Investment Property Tax Return

If you own a property and earn rental income from it, you have an investment property.

As an investment property owner, you need to include your income and expenses of the property on your tax return.

But many investors miss out on minimising their tax on their rental property because they don’t know what they’re entitled to claim.

Rental Property Deductions

As per ATO guidelines, you can claim the following expenses on your rental property:

  • advertising for tenants
  • body corporate fees and charges
  • council rates
  • water charges
  • land tax
  • cleaning
  • gardening and lawn mowing
  • pest control
  • insurance (building, contents, public liability)
  • interest expenses
  • pre-paid expenses
  • property agent’s fees and commission
  • repairs and maintenance
  • some legal expenses.

You claim claim almost every expense related to the property that is incurred while your property is being rented out or available for rent.

Depreciation of the Building and Fittings/Fixtures

Under Division 43, you can claim depreciation on the cost of the building. The total cost of the building is to be depreciation over a period of 40 years using the prime cost method. This amounts to 2.5% of the building cost to be written off each year.

Even if you didn’t own the property from its first year, you can still claim Div 43 depreciation up until the building is 40 years old.

To do so, it is best to talk to a quantity surveyor. A quantity surveyor will prepare a tax depreciation report for your property, and will explain to you exactly how much you can claim as a deduction each year. The cost of the report is also deductible in your tax return in the year you incurred the cost.

Depreciation of Fittings and fixtures is similar. Under division 40, items such as carpets, blinds, air conditioners, ovens and so on. These are typically depreciated at a rate of 20% diminishing value over 10 years.

You don’t need a quantity surveyor to calculate depreciation on any new fittings and fixtures, or improvements to the building. As long as you know the exact cost of these items, your tax agent will be able to calculate the amount of depreciation each year.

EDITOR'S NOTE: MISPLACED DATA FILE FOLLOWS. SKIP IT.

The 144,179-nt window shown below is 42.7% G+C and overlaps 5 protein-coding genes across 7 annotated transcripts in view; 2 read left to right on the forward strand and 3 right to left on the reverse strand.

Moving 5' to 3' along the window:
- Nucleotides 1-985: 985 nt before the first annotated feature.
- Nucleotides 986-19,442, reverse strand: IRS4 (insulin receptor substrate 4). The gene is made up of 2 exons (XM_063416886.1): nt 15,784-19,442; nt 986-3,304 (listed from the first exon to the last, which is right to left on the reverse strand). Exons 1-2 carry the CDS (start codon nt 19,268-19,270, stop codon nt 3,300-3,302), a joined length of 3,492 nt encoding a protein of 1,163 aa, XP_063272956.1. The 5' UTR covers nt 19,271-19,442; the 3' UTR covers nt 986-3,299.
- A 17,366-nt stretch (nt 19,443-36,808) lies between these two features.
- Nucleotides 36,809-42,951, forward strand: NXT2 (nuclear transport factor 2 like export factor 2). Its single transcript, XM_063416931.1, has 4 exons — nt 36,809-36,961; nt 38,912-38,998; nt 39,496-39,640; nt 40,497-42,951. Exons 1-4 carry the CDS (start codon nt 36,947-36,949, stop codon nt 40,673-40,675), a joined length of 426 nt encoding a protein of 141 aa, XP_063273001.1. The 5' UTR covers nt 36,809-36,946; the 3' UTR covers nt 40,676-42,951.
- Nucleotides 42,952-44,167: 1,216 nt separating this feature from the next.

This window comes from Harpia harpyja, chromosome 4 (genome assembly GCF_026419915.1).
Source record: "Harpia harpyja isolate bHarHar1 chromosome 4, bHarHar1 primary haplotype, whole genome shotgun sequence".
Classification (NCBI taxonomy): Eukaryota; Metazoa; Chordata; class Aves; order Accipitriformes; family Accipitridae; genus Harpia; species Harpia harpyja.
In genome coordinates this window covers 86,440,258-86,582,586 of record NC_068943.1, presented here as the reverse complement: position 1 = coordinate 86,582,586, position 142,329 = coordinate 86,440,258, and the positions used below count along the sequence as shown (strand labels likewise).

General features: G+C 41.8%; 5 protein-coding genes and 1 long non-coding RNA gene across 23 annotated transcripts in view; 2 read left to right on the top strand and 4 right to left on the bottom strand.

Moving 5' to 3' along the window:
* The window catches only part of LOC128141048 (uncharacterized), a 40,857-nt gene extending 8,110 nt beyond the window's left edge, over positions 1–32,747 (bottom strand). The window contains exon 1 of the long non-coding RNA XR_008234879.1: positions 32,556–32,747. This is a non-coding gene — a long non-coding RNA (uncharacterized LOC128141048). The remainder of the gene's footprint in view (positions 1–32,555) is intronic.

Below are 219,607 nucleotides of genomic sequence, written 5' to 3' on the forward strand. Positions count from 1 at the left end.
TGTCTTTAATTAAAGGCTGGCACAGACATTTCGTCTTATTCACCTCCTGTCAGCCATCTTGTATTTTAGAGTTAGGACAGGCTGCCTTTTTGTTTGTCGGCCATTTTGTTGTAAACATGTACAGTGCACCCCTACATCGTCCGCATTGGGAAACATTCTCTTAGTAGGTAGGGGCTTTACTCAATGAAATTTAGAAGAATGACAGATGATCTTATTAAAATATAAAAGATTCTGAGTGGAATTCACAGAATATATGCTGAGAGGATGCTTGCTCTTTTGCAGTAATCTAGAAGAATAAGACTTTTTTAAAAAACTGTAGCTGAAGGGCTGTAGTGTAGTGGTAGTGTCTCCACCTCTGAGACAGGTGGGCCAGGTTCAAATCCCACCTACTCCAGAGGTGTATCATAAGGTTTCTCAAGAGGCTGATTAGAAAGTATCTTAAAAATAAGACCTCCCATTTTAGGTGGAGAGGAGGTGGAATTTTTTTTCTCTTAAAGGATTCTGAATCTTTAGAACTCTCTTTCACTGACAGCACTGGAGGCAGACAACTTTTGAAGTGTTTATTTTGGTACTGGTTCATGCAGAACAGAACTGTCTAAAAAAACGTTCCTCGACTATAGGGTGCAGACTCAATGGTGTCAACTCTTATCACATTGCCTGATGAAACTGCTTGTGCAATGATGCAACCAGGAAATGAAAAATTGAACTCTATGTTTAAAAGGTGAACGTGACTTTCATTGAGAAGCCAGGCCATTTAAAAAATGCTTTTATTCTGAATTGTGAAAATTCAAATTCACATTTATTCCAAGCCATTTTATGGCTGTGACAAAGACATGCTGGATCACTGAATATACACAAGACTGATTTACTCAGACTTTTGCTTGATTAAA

Negative Gearing

The term “negative gearing” simply refers to a situation when a property’s expenses are higher than its income. When your property runs at a loss, it is negatively geared.

The loss your property makes will reduce your taxable income.

For example:

Property Income: $25,000
Expenses: $30,000
Loss: $5,000

Your taxable income will be decreased by $5,000. This will therefore lower the amount of tax you will be liable to pay. This is a tax benefit, but the fact remains: you’re losing money.

Positively Geared

When your property makes a profit (i.e its income is greater than its expenses), then your property is said to be positively geared.

While you pay tax on this income, you’re still ahead, precisely because you’ve made money.


There are many rules around how to report your investment property in your tax return. Rules such as what is allowable as a deduction, the rate at which certain costs are recorded on your tax return, whether something is fully deductible or needs to be depreciated, need to be properly understood in order to stay on the ATO’s good side.

Get in touch with Simply Tax Group today to assist with your investment property tax return.


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